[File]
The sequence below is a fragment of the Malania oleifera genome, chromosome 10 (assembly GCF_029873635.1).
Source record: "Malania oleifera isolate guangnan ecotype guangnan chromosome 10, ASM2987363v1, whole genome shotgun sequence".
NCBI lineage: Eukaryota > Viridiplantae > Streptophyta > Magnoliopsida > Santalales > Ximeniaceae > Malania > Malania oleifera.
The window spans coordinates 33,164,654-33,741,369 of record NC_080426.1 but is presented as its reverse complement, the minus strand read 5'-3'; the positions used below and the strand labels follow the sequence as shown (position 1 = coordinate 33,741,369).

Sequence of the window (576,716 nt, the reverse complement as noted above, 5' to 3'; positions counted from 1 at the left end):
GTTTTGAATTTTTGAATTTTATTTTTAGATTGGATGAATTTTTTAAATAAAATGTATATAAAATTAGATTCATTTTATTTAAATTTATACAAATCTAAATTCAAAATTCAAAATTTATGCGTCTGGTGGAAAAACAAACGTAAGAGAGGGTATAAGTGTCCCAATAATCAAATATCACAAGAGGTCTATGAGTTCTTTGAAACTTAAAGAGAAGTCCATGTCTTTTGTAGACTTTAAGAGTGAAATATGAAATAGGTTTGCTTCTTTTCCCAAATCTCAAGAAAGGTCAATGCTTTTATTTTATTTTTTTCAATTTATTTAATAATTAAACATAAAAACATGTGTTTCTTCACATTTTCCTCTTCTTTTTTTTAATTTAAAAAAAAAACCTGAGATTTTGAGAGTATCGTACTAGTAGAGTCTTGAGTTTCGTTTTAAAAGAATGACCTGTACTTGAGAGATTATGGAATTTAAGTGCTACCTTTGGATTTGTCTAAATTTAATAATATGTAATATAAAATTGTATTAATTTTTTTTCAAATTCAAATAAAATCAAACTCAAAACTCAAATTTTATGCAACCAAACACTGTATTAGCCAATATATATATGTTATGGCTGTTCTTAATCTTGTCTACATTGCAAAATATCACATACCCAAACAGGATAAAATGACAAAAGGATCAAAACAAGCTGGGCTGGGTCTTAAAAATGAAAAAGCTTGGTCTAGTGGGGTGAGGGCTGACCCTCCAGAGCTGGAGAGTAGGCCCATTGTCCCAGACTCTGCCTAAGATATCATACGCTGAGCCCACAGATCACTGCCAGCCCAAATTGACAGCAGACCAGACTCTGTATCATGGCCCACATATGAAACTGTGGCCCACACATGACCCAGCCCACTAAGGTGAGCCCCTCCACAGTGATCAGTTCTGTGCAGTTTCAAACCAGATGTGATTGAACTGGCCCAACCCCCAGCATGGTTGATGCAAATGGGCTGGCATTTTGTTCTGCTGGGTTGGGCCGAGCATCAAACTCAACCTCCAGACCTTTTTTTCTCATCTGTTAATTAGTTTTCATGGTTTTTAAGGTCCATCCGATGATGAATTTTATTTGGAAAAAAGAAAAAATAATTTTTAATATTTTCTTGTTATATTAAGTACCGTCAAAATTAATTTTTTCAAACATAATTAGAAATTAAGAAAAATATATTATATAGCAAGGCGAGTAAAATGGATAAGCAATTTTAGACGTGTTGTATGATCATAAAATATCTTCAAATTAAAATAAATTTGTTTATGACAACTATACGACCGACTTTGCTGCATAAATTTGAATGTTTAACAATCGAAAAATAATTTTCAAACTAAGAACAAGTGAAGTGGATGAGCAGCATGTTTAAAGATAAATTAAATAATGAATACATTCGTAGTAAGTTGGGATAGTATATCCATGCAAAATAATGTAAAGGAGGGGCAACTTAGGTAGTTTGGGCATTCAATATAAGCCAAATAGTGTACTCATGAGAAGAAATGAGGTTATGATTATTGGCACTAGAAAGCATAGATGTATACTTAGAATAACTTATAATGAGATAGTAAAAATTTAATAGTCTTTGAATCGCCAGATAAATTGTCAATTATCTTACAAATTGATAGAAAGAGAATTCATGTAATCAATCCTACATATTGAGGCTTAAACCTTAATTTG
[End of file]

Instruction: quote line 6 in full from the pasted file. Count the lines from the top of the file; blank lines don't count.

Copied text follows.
GTTTTGAATTTTTGAATTTTATTTTTAGATTGGATGAATTTTTTAAATAAAATGTATATAAAATTAGATTCATTTTATTTAAATTTATACAAATCTAAATTCAAAATTCAAAATTTATGCGTCTGGTGGAAAAACAAACGTAAGAGAGGGTATAAGTGTCCCAATAATCAAATATCACAAGAGGTCTATGAGTTCTTTGAAACTTAAAGAGAAGTCCATGTCTTTTGTAGACTTTAAGAGTGAAATATGAAATAGGTTTGCTTCTTTTCCCAAATCTCAAGAAAGGTCAATGCTTTTATTTTATTTTTTTCAATTTATTTAATAATTAAACATAAAAACATGTGTTTCTTCACATTTTCCTCTTCTTTTTTTTAATTTAAAAAAAAAACCTGAGATTTTGAGAGTATCGTACTAGTAGAGTCTTGAGTTTCGTTTTAAAAGAATGACCTGTACTTGAGAGATTATGGAATTTAAGTGCTACCTTTGGATTTGTCTAAATTTAATAATATGTAATATAAAATTGTATTAATTTTTTTTCAAATTCAAATAAAATCAAACTCAAAACTCAAATTTTATGCAACCAAACACTGTATTAGCCAATATATATATGTTATGGCTGTTCTTAATCTTGTCTACATTGCAAAATATCACATACCCAAACAGGATAAAATGACAAAAGGATCAAAACAAGCTGGGCTGGGTCTTAAAAATGAAAAAGCTTGGTCTAGTGGGGTGAGGGCTGACCCTCCAGAGCTGGAGAGTAGGCCCATTGTCCCAGACTCTGCCTAAGATATCATACGCTGAGCCCACAGATCACTGCCAGCCCAAATTGACAGCAGACCAGACTCTGTATCATGGCCCACATATGAAACTGTGGCCCACACATGACCCAGCCCACTAAGGTGAGCCCCTCCACAGTGATCAGTTCTGTGCAGTTTCAAACCAGATGTGATTGAACTGGCCCAACCCCCAGCATGGTTGATGCAAATGGGCTGGCATTTTGTTCTGCTGGGTTGGGCCGAGCATCAAACTCAACCTCCAGACCTTTTTTTCTCATCTGTTAATTAGTTTTCATGGTTTTTAAGGTCCATCCGATGATGAATTTTATTTGGAAAAAAGAAAAAATAATTTTTAATATTTTCTTGTTATATTAAGTACCGTCAAAATTAATTTTTTCAAACATAATTAGAAATTAAGAAAAATATATTATATAGCAAGGCGAGTAAAATGGATAAGCAATTTTAGACGTGTTGTATGATCATAAAATATCTTCAAATTAAAATAAATTTGTTTATGACAACTATACGACCGACTTTGCTGCATAAATTTGAATGTTTAACAATCGAAAAATAATTTTCAAACTAAGAACAAGTGAAGTGGATGAGCAGCATGTTTAAAGATAAATTAAATAATGAATACATTCGTAGTAAGTTGGGATAGTATATCCATGCAAAATAATGTAAAGGAGGGGCAACTTAGGTAGTTTGGGCATTCAATATAAGCCAAATAGTGTACTCATGAGAAGAAATGAGGTTATGATTATTGGCACTAGAAAGCATAGATGTATACTTAGAATAACTTATAATGAGATAGTAAAAATTTAATAGTCTTTGAATCGCCAGATAAATTGTCAATTATCTTACAAATTGATAGAAAGAGAATTCATGTAATCAATCCTACATATTGAGGCTTAAACCTTAATTTG